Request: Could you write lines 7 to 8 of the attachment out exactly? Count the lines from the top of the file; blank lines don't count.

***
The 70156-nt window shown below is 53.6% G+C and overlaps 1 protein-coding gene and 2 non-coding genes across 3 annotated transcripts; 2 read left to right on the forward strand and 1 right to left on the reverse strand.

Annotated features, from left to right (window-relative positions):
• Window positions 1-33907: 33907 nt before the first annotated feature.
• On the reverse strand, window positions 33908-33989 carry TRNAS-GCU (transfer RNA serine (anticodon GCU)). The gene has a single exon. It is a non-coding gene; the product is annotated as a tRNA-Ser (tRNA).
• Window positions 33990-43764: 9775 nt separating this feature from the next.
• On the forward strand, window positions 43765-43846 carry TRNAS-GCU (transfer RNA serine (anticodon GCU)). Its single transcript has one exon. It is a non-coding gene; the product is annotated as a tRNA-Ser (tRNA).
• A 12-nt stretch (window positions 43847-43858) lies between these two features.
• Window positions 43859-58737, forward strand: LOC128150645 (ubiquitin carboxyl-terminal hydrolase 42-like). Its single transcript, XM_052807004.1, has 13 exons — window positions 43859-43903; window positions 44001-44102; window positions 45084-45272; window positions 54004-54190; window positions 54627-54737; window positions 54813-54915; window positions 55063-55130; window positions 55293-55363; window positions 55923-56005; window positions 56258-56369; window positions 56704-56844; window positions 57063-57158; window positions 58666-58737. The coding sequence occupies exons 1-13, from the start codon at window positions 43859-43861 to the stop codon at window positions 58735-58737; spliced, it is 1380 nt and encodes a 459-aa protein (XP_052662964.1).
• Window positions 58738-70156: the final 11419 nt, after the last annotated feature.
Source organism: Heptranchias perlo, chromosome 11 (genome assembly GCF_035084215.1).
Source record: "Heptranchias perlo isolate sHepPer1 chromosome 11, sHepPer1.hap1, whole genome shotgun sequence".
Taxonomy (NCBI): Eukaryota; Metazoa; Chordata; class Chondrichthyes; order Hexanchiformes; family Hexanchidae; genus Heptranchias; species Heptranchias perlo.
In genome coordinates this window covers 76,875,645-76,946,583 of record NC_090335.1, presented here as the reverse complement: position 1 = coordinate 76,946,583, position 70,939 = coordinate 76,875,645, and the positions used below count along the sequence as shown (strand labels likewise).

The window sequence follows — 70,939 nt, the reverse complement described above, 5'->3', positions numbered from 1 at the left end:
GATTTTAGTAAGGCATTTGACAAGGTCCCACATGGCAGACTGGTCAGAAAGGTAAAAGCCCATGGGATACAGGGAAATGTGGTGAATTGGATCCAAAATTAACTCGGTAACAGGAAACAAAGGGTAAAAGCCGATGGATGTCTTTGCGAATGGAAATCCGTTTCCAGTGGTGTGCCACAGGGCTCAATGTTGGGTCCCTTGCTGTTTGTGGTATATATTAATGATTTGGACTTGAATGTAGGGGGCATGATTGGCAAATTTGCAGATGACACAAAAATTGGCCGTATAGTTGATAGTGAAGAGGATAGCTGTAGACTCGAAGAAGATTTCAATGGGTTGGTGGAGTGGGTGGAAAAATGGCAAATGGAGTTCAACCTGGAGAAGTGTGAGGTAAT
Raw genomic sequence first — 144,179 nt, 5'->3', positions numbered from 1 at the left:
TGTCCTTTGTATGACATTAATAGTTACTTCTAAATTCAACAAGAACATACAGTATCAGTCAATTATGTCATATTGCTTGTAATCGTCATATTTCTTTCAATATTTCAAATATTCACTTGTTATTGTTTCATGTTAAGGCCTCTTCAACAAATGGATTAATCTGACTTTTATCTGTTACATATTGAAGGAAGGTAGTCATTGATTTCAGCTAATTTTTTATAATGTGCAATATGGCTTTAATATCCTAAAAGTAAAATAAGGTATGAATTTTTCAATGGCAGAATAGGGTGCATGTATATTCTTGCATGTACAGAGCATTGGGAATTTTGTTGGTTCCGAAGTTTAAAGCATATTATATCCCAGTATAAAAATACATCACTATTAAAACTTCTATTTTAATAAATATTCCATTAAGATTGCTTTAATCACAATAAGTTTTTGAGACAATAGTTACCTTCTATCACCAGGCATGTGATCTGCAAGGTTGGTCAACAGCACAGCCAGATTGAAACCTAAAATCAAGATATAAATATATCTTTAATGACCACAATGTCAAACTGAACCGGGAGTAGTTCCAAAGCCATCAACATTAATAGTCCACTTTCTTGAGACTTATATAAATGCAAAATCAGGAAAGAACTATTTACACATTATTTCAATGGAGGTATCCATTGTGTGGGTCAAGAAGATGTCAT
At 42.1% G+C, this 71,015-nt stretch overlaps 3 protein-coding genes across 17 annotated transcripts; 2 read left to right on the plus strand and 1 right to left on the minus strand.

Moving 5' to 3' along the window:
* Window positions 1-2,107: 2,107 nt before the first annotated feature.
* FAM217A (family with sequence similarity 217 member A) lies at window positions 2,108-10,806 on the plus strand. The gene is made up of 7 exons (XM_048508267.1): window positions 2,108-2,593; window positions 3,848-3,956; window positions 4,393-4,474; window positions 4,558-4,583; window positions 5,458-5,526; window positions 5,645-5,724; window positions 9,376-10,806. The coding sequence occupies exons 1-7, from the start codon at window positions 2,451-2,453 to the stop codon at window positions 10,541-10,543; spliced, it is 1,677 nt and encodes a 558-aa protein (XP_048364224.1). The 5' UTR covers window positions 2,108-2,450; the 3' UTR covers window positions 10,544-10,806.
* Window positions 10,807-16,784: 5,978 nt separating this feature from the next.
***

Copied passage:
• A 12-nt stretch (window positions 43847-43858) lies between these two features.
• Window positions 43859-58737, forward strand: LOC128150645 (ubiquitin carboxyl-terminal hydrolase 42-like). Its single transcript, XM_052807004.1, has 13 exons — window positions 43859-43903; window positions 44001-44102; window positions 45084-45272; window positions 54004-54190; window positions 54627-54737; window positions 54813-54915; window positions 55063-55130; window positions 55293-55363; window positions 55923-56005; window positions 56258-56369; window positions 56704-56844; window positions 57063-57158; window positions 58666-58737. The coding sequence occupies exons 1-13, from the start codon at window positions 43859-43861 to the stop codon at window positions 58735-58737; spliced, it is 1380 nt and encodes a 459-aa protein (XP_052662964.1).